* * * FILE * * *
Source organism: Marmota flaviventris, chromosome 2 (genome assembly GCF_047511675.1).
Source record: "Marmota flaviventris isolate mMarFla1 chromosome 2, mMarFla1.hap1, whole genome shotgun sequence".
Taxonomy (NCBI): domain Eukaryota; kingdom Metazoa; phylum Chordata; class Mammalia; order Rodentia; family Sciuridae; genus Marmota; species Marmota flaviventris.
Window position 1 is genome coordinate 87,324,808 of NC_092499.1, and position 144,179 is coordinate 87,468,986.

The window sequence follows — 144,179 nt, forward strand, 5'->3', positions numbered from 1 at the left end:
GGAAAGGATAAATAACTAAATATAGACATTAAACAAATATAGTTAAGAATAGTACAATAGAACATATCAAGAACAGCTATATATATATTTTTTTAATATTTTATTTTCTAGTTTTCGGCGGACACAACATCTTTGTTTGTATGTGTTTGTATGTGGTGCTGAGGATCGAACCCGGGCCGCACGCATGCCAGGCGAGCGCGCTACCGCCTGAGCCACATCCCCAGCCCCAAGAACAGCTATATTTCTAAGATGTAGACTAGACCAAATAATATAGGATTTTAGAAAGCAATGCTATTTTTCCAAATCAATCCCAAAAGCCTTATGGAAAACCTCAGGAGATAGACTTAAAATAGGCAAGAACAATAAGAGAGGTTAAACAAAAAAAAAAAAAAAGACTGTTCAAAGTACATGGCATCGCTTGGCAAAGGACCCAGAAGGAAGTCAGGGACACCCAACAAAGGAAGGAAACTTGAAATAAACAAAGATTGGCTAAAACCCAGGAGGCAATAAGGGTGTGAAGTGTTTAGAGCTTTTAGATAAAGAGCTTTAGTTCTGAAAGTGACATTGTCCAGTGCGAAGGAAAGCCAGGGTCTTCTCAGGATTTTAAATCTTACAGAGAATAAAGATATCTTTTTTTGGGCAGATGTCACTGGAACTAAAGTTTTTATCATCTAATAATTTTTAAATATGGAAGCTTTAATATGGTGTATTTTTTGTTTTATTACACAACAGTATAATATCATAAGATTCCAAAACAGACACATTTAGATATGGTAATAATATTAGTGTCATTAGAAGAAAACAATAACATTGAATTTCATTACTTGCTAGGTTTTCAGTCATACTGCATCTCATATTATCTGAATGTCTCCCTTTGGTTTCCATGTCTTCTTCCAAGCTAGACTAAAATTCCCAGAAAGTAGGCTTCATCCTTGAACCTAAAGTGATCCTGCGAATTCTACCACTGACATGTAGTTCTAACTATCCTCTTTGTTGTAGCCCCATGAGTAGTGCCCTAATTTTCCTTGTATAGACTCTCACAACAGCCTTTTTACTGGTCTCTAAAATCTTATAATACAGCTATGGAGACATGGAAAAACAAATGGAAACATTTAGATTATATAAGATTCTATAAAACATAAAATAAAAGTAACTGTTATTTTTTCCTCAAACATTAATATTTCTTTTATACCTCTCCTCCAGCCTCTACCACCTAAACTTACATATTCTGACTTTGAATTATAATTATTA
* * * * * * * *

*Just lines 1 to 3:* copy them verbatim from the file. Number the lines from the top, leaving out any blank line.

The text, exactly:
Source organism: Marmota flaviventris, chromosome 2 (genome assembly GCF_047511675.1).
Source record: "Marmota flaviventris isolate mMarFla1 chromosome 2, mMarFla1.hap1, whole genome shotgun sequence".
Taxonomy (NCBI): domain Eukaryota; kingdom Metazoa; phylum Chordata; class Mammalia; order Rodentia; family Sciuridae; genus Marmota; species Marmota flaviventris.